Apple unveiled three new iPhones on Wednesday, including its biggest and most expensive model yet, as the company seeks to widen the product's appeal amid slowing sales.
CEO Tim Cook showed off the iPhone XS Max, which has a bigger screen than the one on last year's dramatically designed model, the iPhone X. It'll cost about $1,100, topping the iPhone X, which at $1,000 seemed jaw-dropping at the time. An updated iPhone X, now called the XS, stays at $1,000.
As with the iPhone X, both new phones have screens that run from edge to edge, an effort to maximize the display without making the phone too awkward to hold. The screen needs no backlight, so black would appear as truly black rather than simply dark. The Max model looks to be about the size of the iPhone 8 Plus, though the screen size is much larger.
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The iPhone XS Max, which will be available on Sept. 21 — with orders open the week before — represents Apple's attempt to feed consumers' appetite for increasingly larger screens as they rely on smartphones to watch and record video, as well as take photos wherever they are.
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By making more expensive iPhones, Apple has been able to boost its profits despite waning demand as people upgrade phones less frequently. IPhones fetched an average price of $724 during the April-June period, a nearly 20 percent increase from a year earlier.
Apple also showed off a cheaper iPhone, called the iPhone XR. It has a traditional, lower-quality screen and an aluminum body; it's physically smaller than the iPhone 8 Plus but has a bigger screen. It'll cost roughly $750 and come out on Oct. 26.
All three new models join the iPhone X in getting rid of the home button to make room for more screen. They will have facial-recognition technology to unlock the device.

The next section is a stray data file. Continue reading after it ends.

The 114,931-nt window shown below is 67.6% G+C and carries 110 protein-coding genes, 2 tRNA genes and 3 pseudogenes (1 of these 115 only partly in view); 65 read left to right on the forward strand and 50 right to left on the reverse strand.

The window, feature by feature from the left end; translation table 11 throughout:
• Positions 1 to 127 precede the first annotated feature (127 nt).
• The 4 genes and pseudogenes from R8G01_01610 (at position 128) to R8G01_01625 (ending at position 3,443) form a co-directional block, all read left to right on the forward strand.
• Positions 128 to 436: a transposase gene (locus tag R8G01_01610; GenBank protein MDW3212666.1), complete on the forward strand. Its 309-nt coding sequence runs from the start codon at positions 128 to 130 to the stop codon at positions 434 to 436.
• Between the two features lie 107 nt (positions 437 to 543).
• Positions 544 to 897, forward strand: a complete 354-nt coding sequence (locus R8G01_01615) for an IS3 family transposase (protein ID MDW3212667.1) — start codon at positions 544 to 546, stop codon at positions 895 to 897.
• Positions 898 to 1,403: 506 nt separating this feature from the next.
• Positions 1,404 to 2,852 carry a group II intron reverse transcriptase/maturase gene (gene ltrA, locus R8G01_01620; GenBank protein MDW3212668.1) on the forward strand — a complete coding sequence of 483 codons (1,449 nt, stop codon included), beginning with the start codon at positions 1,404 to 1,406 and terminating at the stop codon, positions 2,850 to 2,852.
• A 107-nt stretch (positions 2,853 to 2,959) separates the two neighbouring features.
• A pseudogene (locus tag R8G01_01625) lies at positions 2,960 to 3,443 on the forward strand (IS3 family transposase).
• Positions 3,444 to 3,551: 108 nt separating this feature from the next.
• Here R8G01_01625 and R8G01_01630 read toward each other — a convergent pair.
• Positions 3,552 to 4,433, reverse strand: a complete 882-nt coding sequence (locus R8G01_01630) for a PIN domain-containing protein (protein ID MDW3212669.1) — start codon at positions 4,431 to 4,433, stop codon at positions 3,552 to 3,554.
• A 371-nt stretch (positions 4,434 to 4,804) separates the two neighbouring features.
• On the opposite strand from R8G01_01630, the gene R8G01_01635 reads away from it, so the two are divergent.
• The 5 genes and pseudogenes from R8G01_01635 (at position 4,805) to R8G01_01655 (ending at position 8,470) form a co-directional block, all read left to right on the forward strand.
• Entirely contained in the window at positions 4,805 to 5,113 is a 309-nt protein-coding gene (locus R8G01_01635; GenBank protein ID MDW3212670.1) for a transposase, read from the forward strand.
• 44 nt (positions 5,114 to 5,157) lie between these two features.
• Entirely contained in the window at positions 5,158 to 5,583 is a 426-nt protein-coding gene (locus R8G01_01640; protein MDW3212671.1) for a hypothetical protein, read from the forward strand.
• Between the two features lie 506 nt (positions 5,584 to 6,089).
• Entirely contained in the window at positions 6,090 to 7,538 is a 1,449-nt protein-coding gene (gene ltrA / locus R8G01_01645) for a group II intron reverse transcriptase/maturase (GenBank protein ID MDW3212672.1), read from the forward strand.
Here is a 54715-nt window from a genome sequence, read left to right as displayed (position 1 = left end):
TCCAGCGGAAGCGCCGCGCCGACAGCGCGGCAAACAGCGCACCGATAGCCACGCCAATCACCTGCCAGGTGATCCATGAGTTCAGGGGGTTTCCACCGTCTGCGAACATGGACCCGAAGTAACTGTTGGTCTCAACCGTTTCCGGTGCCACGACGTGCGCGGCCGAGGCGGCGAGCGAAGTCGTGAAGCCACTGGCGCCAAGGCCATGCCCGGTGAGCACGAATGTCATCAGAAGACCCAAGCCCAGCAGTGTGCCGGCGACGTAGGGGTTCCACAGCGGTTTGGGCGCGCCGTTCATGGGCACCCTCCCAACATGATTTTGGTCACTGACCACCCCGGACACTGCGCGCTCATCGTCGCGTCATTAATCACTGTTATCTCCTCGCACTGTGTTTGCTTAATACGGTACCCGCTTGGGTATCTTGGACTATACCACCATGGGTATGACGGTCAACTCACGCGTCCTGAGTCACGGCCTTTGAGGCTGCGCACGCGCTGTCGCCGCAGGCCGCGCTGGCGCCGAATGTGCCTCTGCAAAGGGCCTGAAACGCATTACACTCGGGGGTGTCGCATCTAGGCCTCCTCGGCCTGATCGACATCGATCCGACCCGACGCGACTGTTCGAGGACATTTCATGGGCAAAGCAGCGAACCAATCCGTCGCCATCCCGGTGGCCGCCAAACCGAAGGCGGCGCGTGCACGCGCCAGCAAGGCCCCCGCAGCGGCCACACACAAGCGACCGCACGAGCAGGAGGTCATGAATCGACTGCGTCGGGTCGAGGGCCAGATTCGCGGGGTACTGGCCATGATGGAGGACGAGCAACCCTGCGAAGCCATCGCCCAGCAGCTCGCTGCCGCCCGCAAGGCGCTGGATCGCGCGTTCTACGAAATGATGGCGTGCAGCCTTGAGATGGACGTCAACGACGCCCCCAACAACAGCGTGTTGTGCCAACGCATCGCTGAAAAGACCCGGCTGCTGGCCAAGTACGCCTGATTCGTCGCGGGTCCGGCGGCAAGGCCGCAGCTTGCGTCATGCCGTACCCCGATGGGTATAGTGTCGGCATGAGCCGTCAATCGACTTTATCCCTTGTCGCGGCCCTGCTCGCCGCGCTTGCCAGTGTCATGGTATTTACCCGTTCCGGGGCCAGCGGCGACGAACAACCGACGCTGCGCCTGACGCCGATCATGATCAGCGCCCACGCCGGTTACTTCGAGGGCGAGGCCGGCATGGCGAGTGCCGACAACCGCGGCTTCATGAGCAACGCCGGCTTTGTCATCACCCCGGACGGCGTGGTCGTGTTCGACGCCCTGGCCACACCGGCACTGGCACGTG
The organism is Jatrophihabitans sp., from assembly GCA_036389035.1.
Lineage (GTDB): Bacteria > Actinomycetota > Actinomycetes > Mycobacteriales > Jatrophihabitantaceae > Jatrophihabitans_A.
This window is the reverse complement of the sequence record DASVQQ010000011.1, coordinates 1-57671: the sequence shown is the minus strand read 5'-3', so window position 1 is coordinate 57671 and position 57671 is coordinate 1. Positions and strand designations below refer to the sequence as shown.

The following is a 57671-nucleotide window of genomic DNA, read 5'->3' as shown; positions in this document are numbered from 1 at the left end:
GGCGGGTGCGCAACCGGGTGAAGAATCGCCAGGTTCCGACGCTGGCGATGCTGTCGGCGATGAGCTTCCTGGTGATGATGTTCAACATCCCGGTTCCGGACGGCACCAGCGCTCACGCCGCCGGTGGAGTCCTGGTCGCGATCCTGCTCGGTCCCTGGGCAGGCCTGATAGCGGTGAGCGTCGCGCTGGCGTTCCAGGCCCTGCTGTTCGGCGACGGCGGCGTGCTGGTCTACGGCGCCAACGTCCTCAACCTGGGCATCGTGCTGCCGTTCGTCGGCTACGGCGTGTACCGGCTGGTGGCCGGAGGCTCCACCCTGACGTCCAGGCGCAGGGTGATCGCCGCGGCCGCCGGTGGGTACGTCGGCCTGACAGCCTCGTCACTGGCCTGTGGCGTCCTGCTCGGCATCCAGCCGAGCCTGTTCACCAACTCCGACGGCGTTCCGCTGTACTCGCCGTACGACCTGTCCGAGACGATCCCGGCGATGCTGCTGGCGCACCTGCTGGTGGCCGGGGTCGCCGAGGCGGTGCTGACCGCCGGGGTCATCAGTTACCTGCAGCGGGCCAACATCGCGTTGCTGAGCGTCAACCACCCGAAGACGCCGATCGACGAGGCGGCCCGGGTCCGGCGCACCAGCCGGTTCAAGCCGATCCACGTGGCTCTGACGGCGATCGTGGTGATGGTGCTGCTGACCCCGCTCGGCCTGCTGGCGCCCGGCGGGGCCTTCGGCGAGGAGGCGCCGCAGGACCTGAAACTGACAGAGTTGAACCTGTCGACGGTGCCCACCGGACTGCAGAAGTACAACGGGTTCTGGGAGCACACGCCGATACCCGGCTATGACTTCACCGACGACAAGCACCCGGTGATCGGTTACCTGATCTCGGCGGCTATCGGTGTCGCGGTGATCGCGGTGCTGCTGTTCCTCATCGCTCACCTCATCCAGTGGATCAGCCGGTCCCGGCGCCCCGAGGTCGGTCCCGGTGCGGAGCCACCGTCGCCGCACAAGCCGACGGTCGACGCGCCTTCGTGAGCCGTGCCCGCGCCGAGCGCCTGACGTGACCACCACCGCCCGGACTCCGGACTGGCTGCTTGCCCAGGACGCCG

Apple also said that its next major update to its iOS operating system will come next Tuesday, followed a week later by a Mac software update.
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Apple also announced updates that push its Apple Watch further into medical device territory. It has a larger screen and a built-in heart sensor that the company said can detect irregular heart rates and perform an electrocardiogram. The latter feature has been cleared by the U.S. Food and Drug Administration, the company said.
Ben Wood of CCS Insight said getting U.S. regulatory clearance for that is a milestone that underscores the company's leadership in health and fitness. Typically, smartwatches are marketed as consumer devices, not medical ones needing clearance.
These features will be available to U.S. customers later this year, but Apple did not say when it would make it to the rest of the world.
In addition, Apple said the Series 4 Apple Watch will also be able to detect when someone falls — and can tell the difference between a trip and a fall. If it detects a fall and the user doesn't respond in a minute, it'll automatically call for help. This feature may be especially attractive to older people or those with elderly parents worried about falling when no one is around to help.